With a wife and three children depending on him, Ryan Fore did not realize the extent of struggle he would face after being laid off from New Horizons RV Corp., an RV manufacturer based in Junction City, Kan., in December. His family no longer had health insurance.

The cost of gas mileage – necessary for job-hunting sometimes 10 or 20 miles away from his Chapman, Kan., home – took a toll, according to the Associated Press.

Unemployment compensation helped, but did not provide enough.

“At first, I didn’t think it would take very long to find work, but it did,” Fore said. “I took what I could get – and it took about three months.”

He moved out to western Kansas for almost two weeks to help his mother install fence on pastureland.

After that, he found temping jobs in Abilene and Chapman. Meanwhile, his wife Crystal, a full-time Kansas State University student, had to work more than 30 hours each weekend.

“When I lost my job, she worked more,” Fore said. “We have three kids, and they missed mom a lot.”

Then, in late April, he got the call. Jobs were returning to New Horizons, his supervisor said.

“I told him I’d be happy to come back again,” Fore said during an interview last week. “That was very good news.”

Between layoffs in November and December, New Horizons’ staffing dwindled to as few as 19 people.

Since then, the payroll has increased to 38 full-time employees. Only four positions have been eliminated, Hew Horizons president Phil Brokenicky said.

Interviews with Brokenicky and three of his employees suggested that while a variety of factors appear to have contributed to this turnaround, a commitment to product quality has been prominent.

The company’s 2010 fifth-wheel model has been top-rated by RV Consumer Group and sells for $134,000.

The custom RV features slide-out sections that extend an extra half-foot over the 2009 edition.

At 102 inches wide, the new unit’s width has increased by six inches. The RV has been built with double insulation, a ducted air conditioner and cherry-wood interior. With a goal of producing one new unit each week, New Horizons has a policy of building RVs only after orders have been placed.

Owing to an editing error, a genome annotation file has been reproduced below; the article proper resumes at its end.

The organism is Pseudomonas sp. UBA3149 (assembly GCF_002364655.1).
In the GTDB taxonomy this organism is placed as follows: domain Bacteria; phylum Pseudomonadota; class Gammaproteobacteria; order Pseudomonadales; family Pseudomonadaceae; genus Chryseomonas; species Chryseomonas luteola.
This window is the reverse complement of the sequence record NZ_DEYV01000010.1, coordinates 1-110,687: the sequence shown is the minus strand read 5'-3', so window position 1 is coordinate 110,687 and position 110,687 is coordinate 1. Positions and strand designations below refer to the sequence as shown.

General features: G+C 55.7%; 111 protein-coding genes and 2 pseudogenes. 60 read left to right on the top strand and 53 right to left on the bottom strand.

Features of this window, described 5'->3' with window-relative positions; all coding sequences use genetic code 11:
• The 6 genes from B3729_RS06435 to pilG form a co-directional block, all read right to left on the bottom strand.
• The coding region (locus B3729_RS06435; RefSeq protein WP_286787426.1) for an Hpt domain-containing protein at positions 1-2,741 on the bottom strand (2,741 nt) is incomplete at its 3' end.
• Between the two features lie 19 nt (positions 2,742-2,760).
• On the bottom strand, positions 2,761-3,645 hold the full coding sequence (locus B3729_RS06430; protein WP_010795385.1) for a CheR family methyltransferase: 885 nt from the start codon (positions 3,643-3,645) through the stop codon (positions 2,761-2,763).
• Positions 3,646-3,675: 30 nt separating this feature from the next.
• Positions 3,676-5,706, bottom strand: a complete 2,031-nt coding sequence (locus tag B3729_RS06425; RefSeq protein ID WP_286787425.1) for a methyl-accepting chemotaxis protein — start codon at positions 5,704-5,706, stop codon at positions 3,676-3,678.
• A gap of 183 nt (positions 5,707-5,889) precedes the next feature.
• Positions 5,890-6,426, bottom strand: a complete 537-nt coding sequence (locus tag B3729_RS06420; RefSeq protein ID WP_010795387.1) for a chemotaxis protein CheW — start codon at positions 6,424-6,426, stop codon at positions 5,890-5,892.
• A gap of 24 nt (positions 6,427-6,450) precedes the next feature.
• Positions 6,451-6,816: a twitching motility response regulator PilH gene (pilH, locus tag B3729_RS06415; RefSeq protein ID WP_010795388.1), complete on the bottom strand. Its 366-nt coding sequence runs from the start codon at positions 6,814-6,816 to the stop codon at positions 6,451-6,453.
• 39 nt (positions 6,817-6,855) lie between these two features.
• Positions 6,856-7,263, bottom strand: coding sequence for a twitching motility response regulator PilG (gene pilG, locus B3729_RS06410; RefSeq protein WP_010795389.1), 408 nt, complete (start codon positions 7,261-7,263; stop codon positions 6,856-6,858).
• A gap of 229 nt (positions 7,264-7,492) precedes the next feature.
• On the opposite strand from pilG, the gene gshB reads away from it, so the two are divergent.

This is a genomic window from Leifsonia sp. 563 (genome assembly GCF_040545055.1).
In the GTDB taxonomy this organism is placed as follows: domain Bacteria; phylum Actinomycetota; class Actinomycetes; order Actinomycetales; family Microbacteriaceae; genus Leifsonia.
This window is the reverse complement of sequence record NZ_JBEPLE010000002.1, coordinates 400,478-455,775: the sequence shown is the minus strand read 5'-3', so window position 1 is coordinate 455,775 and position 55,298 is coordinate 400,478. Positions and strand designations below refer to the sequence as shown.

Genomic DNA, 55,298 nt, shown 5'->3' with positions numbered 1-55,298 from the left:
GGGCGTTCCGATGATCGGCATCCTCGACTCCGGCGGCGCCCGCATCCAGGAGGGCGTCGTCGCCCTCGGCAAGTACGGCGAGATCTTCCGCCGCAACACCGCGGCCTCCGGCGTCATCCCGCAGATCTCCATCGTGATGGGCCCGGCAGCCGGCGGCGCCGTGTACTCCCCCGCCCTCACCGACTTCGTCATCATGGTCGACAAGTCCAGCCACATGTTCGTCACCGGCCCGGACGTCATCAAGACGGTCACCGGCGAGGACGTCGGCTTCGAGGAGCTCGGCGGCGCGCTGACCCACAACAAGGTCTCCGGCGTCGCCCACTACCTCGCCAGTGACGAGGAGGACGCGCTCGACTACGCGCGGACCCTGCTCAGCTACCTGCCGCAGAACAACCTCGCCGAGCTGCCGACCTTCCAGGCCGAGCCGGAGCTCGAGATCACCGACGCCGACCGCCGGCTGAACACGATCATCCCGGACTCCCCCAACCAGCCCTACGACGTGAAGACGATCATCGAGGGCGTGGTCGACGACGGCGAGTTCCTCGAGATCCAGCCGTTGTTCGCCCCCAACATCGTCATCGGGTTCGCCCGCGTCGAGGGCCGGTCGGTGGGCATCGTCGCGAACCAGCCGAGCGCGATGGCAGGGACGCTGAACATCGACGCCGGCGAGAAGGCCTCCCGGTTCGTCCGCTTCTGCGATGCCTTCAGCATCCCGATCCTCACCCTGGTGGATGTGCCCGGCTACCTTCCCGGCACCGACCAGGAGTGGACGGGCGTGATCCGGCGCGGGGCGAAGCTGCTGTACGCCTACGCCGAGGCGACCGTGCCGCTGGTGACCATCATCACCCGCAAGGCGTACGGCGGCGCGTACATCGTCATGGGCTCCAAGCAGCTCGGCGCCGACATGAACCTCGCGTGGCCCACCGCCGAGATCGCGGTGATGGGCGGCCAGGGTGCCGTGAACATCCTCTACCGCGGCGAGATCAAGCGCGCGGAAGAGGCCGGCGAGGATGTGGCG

Sluggish sales since August 2007 appear to be rebounding, but the year-to-date number of units delivered remains down 60%.

Late last year, Brokenicky said, the downturn meant employee layoffs, hiring his wife to work without pay and dipping into personal resources to keep the company afloat.

In essence, he said, it was not a time to “sit back and lick our wounds, but to look at our product, and make it even better than it already was.”

On the assembly line, this philosophy has been like the glue applied to fiberglass after Gerald Lechner has finished laminating.

For 39 years, Lechner has performed this and other production tasks.

He has seen the industry pummeled by Desert Storm, by the 1973 oil embargo, and by the recession that caused Mobile Traveler to sell its assets in 1989 to Harold Johnson, who started New Horizons.

A high-end product sold to relatively wealthy people has little chance of being permanently devastated by this recession, said Lechner, who had been laid off in January for three weeks, called back for three weeks and then laid off an additional two weeks.

“If it happens again, I might be in a little more trouble.

She carried us through,” Lechner said, referring to his wife.

Layoffs were determined by which parts of the production line were not in need. Roger Wilcoxson, a Clay Center man who has worked at New Horizons for two years, remained on staff, working on the 2010 prototype that will be featured on the cover of Trailer Life magazine later this summer.

“It was pretty stressful for everybody, really. Stressful for all of us,” Wilcoxson said. “We all know that it could still happen again.” 

“It was scary when we were building the prototype, looking across the street and seeing the empty parking lot” at the call center, Wilcoxson said.

Consumer confidence has improved the odds at New Horizon, as has an employer’s commitment. “I’ve drawn very little salary for 16 or 17 months,” Brokenicky said, “because your family can’t survive if the company can’t survive.”

Near a conference room where the employees shared their experiences, scenic photos reminding customers of the views that await them hung in the lobby.

“If somebody finds themselves out of employment, and things are looking gloomy, even if you have kids, I would say to not stress about it all the time,” Fore said. “Find a way to enjoy the weather, enjoy the sun,” he added, beads of sweat touching his brow as he paused from production.

“Things will work out – and usually when you least expect. Things do happen, the bad times do come to an end. You have to believe that.”